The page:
Aston Martin on Wednesday said it plans to float one quarter of the British company on the London stock market, as demand rises worldwide for the luxury brand's cars favoured by fictional spy James Bond.
Full details of the initial public offering will be published on September 20, Aston Martin said in a statement, with reports noting that the company could be valued up to £5.0 billion ($6.4 billion, 5.5 billion euros).
"Today's announcement represents a key milestone in the history of the company, which is reporting strong financial results and increased global demand for its award-winning sports cars," Aston Martin chief executive Andy Palmer said in the statement.
The century-old carmaker, based in Gaydon in central England, is controlled by Italian private equity fund Investindustrial and Kuwaiti investors.
German carmaker Daimler will meanwhile keep its near 5.0-percent stake in the group, Aston Martin said.
While Britain has a strong car manufacturing industry, the brands have fallen into foreign ownership over recent decades, with Germany's BMW buying Rolls-Royce and Mini, Volkswagen taking control of Bentley —and Jaguar-Land Rover falling into the hands of Indian giant Tata Motors.
And while the UK's key car manufacturing has warned about potential Brexit fallout, Aston Martin boss Palmer on Wednesday said his company was well shielded ahead of the country's formal EU departure in March next year.
"The benefit of being a luxury company is that we are relatively impervious to those kinds of changes," he told BBC radio.
However, he noted that as a precaution, the group was increasing stockpiles of its engines in case of possible border delays once Britain exits the EU in March next year.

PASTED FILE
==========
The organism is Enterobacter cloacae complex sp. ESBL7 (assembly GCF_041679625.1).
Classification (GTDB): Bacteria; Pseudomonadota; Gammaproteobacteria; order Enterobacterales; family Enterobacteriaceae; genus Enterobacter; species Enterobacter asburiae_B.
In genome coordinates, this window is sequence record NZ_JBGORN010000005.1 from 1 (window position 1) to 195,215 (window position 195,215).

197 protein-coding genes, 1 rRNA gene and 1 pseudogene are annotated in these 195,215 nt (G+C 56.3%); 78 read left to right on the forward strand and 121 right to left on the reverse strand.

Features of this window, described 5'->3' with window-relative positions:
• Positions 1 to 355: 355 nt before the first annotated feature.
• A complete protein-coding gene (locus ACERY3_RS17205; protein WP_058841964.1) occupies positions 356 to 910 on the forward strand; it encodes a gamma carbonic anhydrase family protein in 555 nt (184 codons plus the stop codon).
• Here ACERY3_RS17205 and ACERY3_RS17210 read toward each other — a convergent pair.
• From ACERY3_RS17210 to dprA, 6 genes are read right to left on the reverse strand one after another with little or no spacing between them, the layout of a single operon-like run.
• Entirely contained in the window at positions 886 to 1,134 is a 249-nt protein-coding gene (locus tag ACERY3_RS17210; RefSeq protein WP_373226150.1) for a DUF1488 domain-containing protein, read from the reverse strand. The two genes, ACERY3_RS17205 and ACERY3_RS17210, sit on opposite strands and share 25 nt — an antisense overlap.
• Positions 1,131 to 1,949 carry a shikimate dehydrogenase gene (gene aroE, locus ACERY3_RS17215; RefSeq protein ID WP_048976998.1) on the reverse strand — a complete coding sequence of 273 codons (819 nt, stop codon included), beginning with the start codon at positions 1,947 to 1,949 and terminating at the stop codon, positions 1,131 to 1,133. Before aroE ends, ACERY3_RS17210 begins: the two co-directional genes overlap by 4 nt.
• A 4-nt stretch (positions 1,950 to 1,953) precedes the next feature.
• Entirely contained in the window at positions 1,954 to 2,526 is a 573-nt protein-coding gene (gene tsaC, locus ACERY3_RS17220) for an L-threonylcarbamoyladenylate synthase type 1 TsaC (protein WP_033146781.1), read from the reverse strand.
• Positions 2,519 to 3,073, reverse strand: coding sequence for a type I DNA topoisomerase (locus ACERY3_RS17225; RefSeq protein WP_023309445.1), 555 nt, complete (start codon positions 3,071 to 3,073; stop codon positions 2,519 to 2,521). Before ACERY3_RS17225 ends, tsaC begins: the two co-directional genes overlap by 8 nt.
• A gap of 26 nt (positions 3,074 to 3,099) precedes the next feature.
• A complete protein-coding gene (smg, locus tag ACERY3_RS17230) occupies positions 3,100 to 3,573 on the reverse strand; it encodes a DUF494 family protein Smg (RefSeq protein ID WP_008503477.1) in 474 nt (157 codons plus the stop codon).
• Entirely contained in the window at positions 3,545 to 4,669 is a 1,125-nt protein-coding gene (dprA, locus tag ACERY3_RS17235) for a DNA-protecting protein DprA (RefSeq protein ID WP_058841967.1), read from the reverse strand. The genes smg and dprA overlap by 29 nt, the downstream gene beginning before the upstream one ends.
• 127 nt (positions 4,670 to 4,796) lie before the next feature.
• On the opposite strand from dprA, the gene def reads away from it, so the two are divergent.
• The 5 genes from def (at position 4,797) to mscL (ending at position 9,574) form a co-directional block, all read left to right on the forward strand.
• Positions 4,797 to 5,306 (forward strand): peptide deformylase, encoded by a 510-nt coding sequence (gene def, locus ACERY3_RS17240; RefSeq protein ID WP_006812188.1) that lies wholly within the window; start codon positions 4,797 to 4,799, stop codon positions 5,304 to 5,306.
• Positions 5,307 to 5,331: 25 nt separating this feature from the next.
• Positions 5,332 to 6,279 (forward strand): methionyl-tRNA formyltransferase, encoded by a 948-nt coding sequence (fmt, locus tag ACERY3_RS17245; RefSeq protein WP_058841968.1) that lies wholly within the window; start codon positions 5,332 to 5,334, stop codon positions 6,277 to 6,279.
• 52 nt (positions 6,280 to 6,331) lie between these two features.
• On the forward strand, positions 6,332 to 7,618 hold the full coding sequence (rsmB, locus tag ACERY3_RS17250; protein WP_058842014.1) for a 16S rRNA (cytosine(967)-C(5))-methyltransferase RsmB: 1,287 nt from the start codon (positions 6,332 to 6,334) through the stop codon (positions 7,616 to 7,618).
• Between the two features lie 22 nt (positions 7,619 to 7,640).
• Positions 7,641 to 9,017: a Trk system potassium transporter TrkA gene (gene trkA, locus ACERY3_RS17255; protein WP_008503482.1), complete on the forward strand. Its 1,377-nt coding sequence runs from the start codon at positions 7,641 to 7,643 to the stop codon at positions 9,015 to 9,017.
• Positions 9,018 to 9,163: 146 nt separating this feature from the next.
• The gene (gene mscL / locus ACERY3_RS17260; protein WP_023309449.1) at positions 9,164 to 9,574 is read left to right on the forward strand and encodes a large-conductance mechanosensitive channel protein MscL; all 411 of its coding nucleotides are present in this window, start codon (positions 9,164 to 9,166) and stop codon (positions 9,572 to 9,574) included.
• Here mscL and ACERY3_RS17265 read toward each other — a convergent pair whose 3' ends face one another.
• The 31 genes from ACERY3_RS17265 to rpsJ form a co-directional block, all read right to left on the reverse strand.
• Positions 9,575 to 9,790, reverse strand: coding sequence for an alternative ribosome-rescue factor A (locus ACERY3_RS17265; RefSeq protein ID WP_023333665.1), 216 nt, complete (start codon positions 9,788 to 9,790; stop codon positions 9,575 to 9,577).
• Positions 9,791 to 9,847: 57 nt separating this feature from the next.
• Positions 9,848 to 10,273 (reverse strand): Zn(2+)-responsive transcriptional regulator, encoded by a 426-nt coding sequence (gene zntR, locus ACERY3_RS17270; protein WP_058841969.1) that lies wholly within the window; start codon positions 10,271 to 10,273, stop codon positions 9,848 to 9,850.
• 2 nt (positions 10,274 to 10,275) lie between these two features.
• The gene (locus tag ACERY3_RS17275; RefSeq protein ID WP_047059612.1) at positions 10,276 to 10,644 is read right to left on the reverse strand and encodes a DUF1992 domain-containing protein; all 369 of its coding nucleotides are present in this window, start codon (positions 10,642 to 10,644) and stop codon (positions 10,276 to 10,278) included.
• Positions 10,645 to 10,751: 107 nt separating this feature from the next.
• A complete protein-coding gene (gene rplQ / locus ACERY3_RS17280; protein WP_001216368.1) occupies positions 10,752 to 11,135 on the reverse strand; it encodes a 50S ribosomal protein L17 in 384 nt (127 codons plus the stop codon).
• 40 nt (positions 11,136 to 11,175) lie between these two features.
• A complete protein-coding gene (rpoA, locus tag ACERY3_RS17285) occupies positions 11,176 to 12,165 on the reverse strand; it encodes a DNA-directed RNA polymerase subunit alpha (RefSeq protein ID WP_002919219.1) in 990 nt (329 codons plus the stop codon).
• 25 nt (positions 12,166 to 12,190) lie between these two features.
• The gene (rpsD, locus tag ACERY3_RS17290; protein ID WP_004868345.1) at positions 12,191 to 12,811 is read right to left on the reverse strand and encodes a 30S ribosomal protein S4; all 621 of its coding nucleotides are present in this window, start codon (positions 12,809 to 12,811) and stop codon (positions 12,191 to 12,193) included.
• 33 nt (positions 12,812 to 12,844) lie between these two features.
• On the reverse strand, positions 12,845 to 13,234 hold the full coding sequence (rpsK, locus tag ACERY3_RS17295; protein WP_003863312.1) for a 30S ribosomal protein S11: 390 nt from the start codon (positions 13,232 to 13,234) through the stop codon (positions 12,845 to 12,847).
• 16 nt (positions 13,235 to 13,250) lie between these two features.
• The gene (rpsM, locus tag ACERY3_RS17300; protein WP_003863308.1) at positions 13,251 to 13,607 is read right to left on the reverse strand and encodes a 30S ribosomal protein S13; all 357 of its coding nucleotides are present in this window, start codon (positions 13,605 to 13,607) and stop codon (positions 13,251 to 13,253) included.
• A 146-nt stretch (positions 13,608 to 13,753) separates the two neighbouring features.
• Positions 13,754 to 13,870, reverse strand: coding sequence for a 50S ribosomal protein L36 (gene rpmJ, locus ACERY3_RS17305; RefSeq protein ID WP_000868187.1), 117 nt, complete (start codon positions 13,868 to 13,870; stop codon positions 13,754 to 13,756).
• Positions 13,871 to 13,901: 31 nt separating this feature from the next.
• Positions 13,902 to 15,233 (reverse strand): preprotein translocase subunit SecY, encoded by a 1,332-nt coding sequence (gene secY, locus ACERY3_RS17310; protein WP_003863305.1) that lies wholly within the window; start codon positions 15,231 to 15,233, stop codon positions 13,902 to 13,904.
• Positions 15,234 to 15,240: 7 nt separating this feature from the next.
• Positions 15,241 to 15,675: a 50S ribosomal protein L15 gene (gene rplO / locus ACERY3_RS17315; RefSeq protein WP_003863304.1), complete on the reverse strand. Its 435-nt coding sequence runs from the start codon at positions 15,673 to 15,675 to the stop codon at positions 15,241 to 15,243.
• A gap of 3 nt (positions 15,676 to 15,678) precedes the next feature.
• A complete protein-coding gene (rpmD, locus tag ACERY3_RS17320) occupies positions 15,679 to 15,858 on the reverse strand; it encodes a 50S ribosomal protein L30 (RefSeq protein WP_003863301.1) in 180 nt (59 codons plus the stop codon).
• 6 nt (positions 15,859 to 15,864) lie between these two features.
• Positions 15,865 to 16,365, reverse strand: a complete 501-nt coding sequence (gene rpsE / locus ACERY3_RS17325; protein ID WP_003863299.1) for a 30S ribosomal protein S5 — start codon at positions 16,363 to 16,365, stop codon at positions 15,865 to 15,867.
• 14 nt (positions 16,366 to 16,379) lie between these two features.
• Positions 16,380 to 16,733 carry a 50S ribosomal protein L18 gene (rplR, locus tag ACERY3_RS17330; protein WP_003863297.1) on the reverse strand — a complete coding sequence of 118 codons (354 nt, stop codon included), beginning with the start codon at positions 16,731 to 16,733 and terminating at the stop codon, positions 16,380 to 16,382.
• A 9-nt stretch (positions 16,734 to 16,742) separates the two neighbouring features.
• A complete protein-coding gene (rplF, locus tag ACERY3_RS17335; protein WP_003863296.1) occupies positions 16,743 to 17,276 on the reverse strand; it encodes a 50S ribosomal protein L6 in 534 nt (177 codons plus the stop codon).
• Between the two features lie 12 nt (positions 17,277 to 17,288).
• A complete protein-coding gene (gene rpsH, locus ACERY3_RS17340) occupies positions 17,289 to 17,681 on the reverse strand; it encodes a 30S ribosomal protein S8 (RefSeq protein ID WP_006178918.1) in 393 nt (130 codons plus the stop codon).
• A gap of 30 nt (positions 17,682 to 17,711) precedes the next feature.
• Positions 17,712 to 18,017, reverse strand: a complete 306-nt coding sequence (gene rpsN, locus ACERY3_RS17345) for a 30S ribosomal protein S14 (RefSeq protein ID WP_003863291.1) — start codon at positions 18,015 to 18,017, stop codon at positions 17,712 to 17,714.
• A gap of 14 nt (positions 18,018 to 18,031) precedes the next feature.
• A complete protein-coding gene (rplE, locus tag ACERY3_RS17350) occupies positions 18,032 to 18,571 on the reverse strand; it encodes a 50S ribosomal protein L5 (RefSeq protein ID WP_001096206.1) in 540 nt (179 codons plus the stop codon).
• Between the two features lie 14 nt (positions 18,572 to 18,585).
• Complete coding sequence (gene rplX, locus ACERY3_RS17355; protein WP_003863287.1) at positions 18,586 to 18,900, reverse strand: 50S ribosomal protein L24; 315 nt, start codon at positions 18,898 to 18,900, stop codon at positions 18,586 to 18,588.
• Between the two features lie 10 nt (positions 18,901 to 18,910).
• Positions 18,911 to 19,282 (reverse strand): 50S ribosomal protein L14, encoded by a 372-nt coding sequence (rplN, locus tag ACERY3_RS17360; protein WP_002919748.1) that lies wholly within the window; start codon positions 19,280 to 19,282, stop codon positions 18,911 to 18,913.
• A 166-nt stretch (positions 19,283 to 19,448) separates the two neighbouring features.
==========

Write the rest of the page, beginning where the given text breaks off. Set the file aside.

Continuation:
Earlier this year, Palmer said Aston Martin could in the future supply engines to Formula One under the leadership of new owner Liberty.
'Carried away by the brand'
Founded in London in 1913, Aston Martin rose to fame thanks largely to its DB5 sports car, a favourite of Sean Connery, the original movie Bond.
Analysts said that with a valuation of about £5.0 billion, Aston Martin would find itself at the top end of London's second tier FTSE 250 index.
"It's important for potential investors to concentrate on the company's financial prospects and not to get carried away by the brand however, and that means having a thorough read of the forthcoming prospectus," Laith Khalaf, senior analyst at stockbroker Hargreaves Lansdown, said Wednesday.
Ferrari has seen its share price soar since the group made its own stock market debut in Milan nearly three years ago.
Also on Wednesday, Aston Martin revealed that its revenues rose eight percent in the first six months of 2018 to £445 million.
The performance was driven from sales of special edition vehicles, including the Vanquish Zagato family and DB4 GT Continuation models.
The average sale price of all Aston Martin models increased by eight percent to £167,000 in the reporting period.
Earlier this year, a limited-edition midnight blue Vanquish owned by James Bond actor Daniel Craig's sold at auction for $468,500.
Last year, Aston Martin made its first annual net profit since 2010 as it sold more than 5,000 cars.
The group said it is looking to make almost 10,000 units in 2020. It currently sells almost one-third of its cars in the UK, a quarter in the rest of Europe, Middle East and Africa combined, a further quarter in the Americas and the remainder throughout the Asia Pacific region.
Explore further: Daniel Craig's Aston Martin fetches $468,500 in New York